When you’re aged 15, you’re often – understandably – seen as a schoolgirl. If you go to uni, you’re usually referred to as a student. Often the career you choose alters how people see you. But there is nothing that happens in our lives that defines us more than when we become a mum. Nothing else changes how we are viewed by others – and by ourselves – quite as much. When you become a mum, you’re immediately popped into a mum-shaped box, whether you like it or not.
To begin with, I didn’t like it. I fought against the assumptions, only posting a few (read: 78) photos of my newborn on Facebook, so scared of being the subject of eye rolls from my non-parent friends. I was determined to still see my friends as much as I had pre-baby which led to one particular day when I found myself sitting on the floor of the disabled loo of Liberty, with a noisy breast pump attached to my bosom, before heading to a Soho pub. I guess I wanted to be seen as one of those mums who just happened to have a baby. “Oh what me? Yeah, I have a baby. But I’m TOTALLY the same person as I was before.”
Except I wasn’t. Because alongside being branded as MUM by the world around us, something inside us changes too. And I don’t just mean the fact that our Boots Advantage Card gets a boost from all the nappies, Sudocem and wipes we’re buying. Or that we go from BugaWHO to Bugaboo. Something shifts and we see the world in a different way. For me, it suddenly seemed a terrible place where awful things happened every day and I feared for my child being brought up in that world. I already worried about my child being bullied when she went to school and I panicked about her growing up to be an unpleasant child who picked on others. For a good 18 months after having my daughter, I couldn’t even watch films or TV programmes where bad things happened – I avoided the news for months and I’ve missed out on watching the entire run of Luther because as a new mum, I just couldn’t handle people killing people!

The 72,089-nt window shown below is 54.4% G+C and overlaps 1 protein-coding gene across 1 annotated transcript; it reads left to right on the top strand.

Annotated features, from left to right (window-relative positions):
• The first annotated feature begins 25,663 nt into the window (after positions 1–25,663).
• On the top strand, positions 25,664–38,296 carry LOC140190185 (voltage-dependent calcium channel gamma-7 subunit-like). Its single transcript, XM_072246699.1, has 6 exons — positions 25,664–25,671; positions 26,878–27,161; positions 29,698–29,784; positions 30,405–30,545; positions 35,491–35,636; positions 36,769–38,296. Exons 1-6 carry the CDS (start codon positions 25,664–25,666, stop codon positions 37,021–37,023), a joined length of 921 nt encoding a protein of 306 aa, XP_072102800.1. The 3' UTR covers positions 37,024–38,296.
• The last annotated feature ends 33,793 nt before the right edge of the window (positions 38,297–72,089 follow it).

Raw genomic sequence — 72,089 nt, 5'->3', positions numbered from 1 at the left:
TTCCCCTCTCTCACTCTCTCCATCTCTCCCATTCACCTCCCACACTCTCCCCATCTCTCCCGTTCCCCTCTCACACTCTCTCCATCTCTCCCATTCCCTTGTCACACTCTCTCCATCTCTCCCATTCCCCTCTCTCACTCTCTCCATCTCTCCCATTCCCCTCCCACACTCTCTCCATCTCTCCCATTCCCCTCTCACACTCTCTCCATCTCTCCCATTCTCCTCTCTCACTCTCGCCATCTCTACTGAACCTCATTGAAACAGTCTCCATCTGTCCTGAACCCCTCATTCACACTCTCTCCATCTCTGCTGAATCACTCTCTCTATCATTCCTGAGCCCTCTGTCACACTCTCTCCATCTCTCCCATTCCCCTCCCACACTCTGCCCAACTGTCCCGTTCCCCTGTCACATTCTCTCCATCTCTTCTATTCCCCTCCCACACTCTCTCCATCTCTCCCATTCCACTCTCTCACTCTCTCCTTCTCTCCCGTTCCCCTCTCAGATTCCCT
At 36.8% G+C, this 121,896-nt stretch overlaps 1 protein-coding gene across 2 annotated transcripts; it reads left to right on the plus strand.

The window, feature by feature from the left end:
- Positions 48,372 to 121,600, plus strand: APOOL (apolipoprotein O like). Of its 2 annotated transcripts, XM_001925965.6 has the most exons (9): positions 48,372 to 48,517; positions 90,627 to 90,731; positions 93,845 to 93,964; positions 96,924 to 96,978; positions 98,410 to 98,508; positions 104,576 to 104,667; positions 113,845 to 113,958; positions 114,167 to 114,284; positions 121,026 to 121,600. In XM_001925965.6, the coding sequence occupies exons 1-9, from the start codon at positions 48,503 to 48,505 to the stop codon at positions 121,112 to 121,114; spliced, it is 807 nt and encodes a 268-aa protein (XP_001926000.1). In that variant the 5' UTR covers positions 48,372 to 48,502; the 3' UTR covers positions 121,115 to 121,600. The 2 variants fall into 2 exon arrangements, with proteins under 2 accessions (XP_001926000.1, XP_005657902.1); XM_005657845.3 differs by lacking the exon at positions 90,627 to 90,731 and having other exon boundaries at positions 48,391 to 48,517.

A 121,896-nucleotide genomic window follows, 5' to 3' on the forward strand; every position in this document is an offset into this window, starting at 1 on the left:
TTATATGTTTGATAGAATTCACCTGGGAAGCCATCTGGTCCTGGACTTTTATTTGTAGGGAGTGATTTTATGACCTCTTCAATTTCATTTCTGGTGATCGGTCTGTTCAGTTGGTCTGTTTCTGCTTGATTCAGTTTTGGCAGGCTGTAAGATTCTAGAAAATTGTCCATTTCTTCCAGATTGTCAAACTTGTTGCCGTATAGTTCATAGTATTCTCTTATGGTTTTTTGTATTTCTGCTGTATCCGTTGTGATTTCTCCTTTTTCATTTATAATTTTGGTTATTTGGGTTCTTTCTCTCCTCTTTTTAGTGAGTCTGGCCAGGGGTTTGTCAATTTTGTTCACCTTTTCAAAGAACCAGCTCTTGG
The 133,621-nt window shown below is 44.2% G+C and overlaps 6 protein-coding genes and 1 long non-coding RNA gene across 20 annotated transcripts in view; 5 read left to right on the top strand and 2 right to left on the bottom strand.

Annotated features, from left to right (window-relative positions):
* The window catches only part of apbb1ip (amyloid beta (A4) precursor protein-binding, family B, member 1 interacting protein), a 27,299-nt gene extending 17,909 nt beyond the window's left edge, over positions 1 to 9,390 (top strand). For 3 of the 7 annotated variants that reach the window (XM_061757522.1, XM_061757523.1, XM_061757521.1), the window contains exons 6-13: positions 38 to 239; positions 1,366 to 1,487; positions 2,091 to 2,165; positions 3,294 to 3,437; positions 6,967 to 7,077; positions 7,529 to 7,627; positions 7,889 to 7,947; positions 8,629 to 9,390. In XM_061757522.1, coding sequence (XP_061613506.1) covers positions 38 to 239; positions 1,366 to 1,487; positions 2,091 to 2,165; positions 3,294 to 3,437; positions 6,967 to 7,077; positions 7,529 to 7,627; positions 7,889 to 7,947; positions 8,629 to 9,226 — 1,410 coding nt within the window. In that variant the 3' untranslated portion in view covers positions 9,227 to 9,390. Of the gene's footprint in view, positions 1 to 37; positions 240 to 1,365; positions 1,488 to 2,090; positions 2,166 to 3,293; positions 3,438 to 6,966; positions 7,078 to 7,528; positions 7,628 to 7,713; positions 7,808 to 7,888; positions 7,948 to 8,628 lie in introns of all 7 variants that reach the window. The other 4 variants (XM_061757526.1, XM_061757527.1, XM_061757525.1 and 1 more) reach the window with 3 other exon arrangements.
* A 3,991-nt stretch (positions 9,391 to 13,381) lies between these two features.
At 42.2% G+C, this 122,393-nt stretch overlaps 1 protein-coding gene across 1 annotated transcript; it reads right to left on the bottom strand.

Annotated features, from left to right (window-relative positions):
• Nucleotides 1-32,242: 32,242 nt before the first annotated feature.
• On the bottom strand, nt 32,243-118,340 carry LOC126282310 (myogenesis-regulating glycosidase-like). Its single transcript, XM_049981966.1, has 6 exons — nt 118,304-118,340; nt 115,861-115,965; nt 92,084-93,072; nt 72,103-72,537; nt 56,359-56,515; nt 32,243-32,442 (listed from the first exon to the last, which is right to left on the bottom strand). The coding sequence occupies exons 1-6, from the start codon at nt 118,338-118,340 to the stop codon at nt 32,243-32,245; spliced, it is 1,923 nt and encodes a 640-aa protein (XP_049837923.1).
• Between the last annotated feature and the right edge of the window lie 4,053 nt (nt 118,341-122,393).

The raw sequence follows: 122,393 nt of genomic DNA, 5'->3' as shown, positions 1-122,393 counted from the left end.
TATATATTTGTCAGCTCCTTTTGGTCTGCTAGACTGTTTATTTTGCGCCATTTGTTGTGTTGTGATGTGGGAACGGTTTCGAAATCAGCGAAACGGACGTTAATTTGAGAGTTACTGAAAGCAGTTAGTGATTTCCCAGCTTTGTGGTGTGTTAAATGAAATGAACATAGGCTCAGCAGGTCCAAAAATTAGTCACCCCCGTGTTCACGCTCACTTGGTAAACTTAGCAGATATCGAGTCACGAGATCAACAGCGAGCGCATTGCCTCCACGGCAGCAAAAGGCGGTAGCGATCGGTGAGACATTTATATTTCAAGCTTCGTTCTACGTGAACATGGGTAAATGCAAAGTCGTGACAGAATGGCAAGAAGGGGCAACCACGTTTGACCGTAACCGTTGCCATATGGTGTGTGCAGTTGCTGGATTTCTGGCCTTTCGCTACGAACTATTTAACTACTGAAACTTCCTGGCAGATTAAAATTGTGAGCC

I also distinctly remember becoming a nicer person after having my daughter. I was more thoughtful and considerate to others, holding doors open for people, moving to one side in a busy shop to allow people past, flashing the lights in my car to let another driver through before me. I guess, subconsciously, I wanted to help make the world a nicer place for my daughter to grow up in.
But despite all of this, to begin with, I didn’t like being branded MUM. And to be honest, nearly five years on, it’s still something I struggle with. My identity has altered forever. I find myself calling and texting people and introducing myself as someone’s mum. My social life is less Soho pubs and more family BBQ at a friend’s house. Work-wise, I’ve gone from writing/editing features about hangovers and must-buy shoes to writing parenting features and running social media accounts for mum and baby brands.
Oh and I write a mummy blog.
But here’s the thing – I kind of hate myself for struggling with this. There’s no question that having a child is my biggest achievement in life. I created another human! I gave birth. I battled through dark days (OK months) when I had undiagnosed post natal depression and anxiety. I learned how to be a parent. My daughter is a smart, considerate, spirited child which is in-part thanks to me. I bloody rock.
So why do I struggle with ‘mum’ becoming a large part of my identity? This piece on The Pool by Lauren Laverne really struck a chord. ‘In our cultural conversation, “mum” is a diminished status, often preceded by the qualifier “just a”,’ she writes. ‘Pregnancy, birth and (most of all) post-pregnancy is horrifying. Mothers are encouraged to cling on to or reclaim their pre-children lives – to get their bodies “back” after having a baby. The best compliment you can give a pregnant woman is to tell her she looks tiny. The nicest thing you can say to a new mother is that she doesn’t look like she’s had a baby at all. If “being a woman is the ultimate insult”, it follows that being a mother isn’t too far behind.’
I think it’s time for me to embrace my mum status, to celebrate it, rather than try to sweep it under the carpet and pretend nobody notices.
Thanks to the brilliant Kiran from Mummy Says for inspiring me to write this.